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Surprise: Twitter Bans the Nation of Islam, but Not for Anti-Semitism

It's happened — and to some, it's been a long time coming.

The Nation of Islam has been banned from Twitter.

A quick trip to @OfficialNOI reveals a simple message:

Account suspended
Twitter suspends accounts which violate the Twitter Rules

For his part, Brother Abdul Qiyam Muhammad — a Nation member, podcaster, and self-described “Virtual Ambassador of #FarrakhanTwitterArmy” — wasn't surprised:

“Unsurprisingly, Twitter,Inc. has suspended The Nation of Islam's official account:
@OfficialNOI”

But surely many were.

For years, critics have claimed the organization — led by Louis Farrakhan — has been given a pass despite extreme anti-Semitism.

In early 2019, Farrakhan praised members of the Women's March:

“The most beautiful sight that I could lay eyes on [was] when I saw, the day after Trump was elected, women from all over the world were standing in solidarity, and a black woman is the initiator of it.”

He followed with this:

“The wicked Jews want to use me to break up the women's movement. It ain't about Farrakhan; it's about women all over the world [who] have the power to change the world.”

In 2018, the minister announced thusly:

“White folks are going down. And Satan is going down. And Farrakhan, by God's grace, has pulled the cover off of that Satanic Jew and I'm here to say your time is up, your world is through.”

That year as well, he reportedly joined in the chant, “Death to Israel!”

Also, allegedly: “Death to America!”

However, a less than generous attitude toward Jews wasn't what informed last week's ban.

The culprit: COVID.

The Guardian relays a White House-cited report fingered “12 online personalities…[with] a combined following of 59 million people” as responsible for the majority of “COVID-19 anti-vaccine misinformation and conspiracy theories.”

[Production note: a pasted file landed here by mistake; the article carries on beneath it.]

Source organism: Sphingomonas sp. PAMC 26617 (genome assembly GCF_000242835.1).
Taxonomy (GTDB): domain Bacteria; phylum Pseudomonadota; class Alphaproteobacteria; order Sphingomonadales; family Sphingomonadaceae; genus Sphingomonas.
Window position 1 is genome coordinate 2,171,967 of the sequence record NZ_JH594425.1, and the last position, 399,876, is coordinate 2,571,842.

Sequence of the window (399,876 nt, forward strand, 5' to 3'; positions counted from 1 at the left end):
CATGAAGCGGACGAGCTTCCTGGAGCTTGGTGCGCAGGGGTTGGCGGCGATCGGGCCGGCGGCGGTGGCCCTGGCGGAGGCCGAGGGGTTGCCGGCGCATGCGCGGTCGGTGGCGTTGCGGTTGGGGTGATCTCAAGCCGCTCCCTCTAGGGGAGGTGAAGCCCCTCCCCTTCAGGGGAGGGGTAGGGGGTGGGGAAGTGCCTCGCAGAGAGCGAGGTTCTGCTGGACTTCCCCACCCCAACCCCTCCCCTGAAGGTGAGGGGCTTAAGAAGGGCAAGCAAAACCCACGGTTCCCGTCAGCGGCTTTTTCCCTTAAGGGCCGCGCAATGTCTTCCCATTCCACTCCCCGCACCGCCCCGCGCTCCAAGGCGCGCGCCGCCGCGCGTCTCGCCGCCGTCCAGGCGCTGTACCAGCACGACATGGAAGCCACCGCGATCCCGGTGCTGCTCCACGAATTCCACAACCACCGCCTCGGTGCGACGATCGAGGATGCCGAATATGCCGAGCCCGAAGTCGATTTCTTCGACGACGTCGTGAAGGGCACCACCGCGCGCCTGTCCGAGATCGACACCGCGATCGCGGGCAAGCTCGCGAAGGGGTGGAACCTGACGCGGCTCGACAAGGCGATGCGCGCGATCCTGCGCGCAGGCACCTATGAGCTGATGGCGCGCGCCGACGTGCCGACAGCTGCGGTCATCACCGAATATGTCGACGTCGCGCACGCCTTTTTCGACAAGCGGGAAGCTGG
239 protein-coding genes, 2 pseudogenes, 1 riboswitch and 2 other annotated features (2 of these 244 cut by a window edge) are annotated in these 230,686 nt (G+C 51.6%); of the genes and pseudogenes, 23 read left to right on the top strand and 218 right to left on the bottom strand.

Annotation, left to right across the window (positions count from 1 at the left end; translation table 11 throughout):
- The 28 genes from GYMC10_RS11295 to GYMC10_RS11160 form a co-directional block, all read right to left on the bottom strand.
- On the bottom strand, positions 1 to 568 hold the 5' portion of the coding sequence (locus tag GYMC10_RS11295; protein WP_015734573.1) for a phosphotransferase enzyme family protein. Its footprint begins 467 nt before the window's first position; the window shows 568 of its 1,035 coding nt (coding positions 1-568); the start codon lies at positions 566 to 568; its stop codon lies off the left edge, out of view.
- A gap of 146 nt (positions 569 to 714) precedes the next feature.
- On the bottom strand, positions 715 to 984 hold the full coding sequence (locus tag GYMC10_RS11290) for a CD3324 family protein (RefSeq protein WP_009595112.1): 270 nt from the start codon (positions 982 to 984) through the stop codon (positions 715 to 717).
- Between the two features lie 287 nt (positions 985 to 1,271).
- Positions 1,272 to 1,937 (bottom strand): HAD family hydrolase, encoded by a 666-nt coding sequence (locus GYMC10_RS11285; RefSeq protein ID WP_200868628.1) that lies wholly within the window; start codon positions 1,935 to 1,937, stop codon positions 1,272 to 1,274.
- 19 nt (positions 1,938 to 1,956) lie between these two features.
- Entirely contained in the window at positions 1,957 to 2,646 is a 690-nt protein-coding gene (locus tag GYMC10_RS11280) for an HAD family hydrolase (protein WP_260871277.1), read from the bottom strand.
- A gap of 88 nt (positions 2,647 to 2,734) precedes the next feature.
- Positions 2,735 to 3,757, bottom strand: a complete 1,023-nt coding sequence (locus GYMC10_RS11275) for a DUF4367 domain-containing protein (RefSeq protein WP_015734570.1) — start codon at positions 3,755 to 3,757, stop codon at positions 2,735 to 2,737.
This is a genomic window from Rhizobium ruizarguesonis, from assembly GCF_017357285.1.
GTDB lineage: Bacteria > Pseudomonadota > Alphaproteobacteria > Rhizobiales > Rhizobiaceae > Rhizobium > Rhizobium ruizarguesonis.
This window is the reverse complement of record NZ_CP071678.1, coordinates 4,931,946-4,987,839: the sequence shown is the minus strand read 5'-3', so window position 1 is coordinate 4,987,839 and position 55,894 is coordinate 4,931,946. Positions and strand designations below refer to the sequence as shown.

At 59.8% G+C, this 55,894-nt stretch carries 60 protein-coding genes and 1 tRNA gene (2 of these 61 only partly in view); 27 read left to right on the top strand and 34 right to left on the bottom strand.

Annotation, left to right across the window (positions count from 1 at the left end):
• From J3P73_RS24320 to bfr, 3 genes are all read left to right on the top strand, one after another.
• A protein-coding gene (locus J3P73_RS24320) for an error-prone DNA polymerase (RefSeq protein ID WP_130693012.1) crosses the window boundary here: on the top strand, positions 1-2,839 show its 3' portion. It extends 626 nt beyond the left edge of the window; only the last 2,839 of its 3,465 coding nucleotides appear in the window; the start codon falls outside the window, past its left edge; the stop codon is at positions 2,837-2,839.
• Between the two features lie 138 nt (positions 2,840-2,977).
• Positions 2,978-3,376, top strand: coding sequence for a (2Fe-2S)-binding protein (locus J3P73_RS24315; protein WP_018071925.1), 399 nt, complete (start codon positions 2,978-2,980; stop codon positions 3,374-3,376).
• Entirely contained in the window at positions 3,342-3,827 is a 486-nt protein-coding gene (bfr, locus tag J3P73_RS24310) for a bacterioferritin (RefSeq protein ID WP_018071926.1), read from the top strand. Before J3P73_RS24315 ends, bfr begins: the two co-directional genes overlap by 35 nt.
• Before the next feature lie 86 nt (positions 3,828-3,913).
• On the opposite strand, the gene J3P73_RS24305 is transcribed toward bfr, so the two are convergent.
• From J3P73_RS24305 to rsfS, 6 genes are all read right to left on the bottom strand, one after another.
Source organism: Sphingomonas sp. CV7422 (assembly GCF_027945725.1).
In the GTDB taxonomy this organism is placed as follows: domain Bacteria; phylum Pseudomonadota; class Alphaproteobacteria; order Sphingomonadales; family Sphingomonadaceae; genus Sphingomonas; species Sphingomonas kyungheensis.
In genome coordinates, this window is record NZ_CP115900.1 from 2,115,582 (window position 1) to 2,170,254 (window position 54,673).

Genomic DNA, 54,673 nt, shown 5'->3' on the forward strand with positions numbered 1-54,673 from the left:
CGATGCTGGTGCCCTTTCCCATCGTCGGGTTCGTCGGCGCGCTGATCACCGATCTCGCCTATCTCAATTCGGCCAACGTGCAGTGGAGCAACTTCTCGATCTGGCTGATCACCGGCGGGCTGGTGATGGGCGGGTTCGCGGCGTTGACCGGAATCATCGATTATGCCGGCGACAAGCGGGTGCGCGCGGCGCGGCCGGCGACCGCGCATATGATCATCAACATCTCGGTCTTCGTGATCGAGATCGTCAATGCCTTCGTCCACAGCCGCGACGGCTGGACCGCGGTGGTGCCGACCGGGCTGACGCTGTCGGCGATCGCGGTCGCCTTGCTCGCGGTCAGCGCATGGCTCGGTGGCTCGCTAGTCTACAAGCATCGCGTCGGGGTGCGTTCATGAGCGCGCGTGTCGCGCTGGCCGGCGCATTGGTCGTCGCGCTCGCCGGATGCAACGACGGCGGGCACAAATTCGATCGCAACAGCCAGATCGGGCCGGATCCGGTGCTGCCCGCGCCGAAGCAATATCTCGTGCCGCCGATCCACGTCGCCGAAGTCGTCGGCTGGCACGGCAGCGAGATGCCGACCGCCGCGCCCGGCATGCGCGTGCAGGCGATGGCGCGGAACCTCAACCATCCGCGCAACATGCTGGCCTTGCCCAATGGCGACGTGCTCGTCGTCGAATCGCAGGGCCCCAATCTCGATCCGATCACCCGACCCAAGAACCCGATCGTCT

Among them: web influencer Rizza Islam.

From the Center for Countering Digital Hate study:

Rizza Islam's anti-vaccine posts aim to spread vaccine hesitancy amongst African Americans. While Facebook removed Rizza Islam's Facebook page in February, he continues to post anti-vaccine messages from his Instagram and Twitter accounts.

Case in point:

Rizza Islam promoted the false conspiracy theory that COVID vaccines make women infertile in a tweet last June.

Rizza is, you may have assumed, a Nation member.

Apropos of that, as noted by The Federalist, “[T]witter took action against [NOI] after perpetual mRNA vaccines criticism…”

“[I]t remained silent,” the outlet observed, “on [NOI's] previous anti-Semitism.”

Indeed, a crew of conservatives have called for Farrakhan's Twitter toss for quite a while.

Some might say a Nation nix came only when the group's position resembled something vaguely more Republican than Democrat.

That's not the group's usual look:

But in case you're wondering, Minister Farrakhan himself is still in good standing — his account remains intact.

And the guy sure can play the violin:

But don't count on him dedicating a song to Israel:

Personally, I wouldn't expect Twitter to move against the minister.

Then again — as covered by RedState's Brandon Morse — it's happened before.

And COVID's among the touchiest of topics.

If members of the church are anti-vaccine, it would seem reasonable to assume its leader is, too.

Meanwhile, select users are defending the Nation — against white supremacist inequality and the devil himself:

Stay tuned for more.

-ALEX

See more pieces from me:

Woke to the Gills: Report Fillets Fish Management's White Supremacy, Condemns Calling Fish Negative Names

America's Most Innovative University Hires Music Teacher Who Mixes in Critical Race Theory

University Aims for Utopia, Launches Doctoral Program in ‘Diversity, Equity and Inclusion'

Find all my RedState work here.

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